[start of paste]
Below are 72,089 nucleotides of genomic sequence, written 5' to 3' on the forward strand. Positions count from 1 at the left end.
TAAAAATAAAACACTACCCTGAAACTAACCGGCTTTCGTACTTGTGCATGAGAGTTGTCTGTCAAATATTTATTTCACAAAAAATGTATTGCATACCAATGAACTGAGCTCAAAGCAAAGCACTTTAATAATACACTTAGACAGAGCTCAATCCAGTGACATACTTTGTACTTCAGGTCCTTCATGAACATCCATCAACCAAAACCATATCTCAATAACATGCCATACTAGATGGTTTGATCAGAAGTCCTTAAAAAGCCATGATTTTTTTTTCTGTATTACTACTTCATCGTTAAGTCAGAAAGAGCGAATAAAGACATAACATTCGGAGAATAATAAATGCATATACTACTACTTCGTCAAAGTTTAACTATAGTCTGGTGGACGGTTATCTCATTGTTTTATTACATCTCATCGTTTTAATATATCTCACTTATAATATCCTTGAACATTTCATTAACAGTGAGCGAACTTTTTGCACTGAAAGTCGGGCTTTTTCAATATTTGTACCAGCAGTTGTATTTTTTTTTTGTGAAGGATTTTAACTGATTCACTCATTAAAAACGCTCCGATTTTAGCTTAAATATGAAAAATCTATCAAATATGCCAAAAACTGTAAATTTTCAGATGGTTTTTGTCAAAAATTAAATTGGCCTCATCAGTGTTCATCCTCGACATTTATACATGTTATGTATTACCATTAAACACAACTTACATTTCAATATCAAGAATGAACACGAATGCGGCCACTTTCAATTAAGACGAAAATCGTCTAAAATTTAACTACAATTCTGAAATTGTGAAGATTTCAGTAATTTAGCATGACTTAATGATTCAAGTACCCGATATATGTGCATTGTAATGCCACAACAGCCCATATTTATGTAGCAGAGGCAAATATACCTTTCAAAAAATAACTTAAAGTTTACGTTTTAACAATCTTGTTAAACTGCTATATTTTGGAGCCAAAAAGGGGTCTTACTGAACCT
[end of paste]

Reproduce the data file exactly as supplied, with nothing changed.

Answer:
Below are 72,089 nucleotides of genomic sequence, written 5' to 3' on the forward strand. Positions count from 1 at the left end.
TAAAAATAAAACACTACCCTGAAACTAACCGGCTTTCGTACTTGTGCATGAGAGTTGTCTGTCAAATATTTATTTCACAAAAAATGTATTGCATACCAATGAACTGAGCTCAAAGCAAAGCACTTTAATAATACACTTAGACAGAGCTCAATCCAGTGACATACTTTGTACTTCAGGTCCTTCATGAACATCCATCAACCAAAACCATATCTCAATAACATGCCATACTAGATGGTTTGATCAGAAGTCCTTAAAAAGCCATGATTTTTTTTTCTGTATTACTACTTCATCGTTAAGTCAGAAAGAGCGAATAAAGACATAACATTCGGAGAATAATAAATGCATATACTACTACTTCGTCAAAGTTTAACTATAGTCTGGTGGACGGTTATCTCATTGTTTTATTACATCTCATCGTTTTAATATATCTCACTTATAATATCCTTGAACATTTCATTAACAGTGAGCGAACTTTTTGCACTGAAAGTCGGGCTTTTTCAATATTTGTACCAGCAGTTGTATTTTTTTTTTGTGAAGGATTTTAACTGATTCACTCATTAAAAACGCTCCGATTTTAGCTTAAATATGAAAAATCTATCAAATATGCCAAAAACTGTAAATTTTCAGATGGTTTTTGTCAAAAATTAAATTGGCCTCATCAGTGTTCATCCTCGACATTTATACATGTTATGTATTACCATTAAACACAACTTACATTTCAATATCAAGAATGAACACGAATGCGGCCACTTTCAATTAAGACGAAAATCGTCTAAAATTTAACTACAATTCTGAAATTGTGAAGATTTCAGTAATTTAGCATGACTTAATGATTCAAGTACCCGATATATGTGCATTGTAATGCCACAACAGCCCATATTTATGTAGCAGAGGCAAATATACCTTTCAAAAAATAACTTAAAGTTTACGTTTTAACAATCTTGTTAAACTGCTATATTTTGGAGCCAAAAAGGGGTCTTACTGAACCT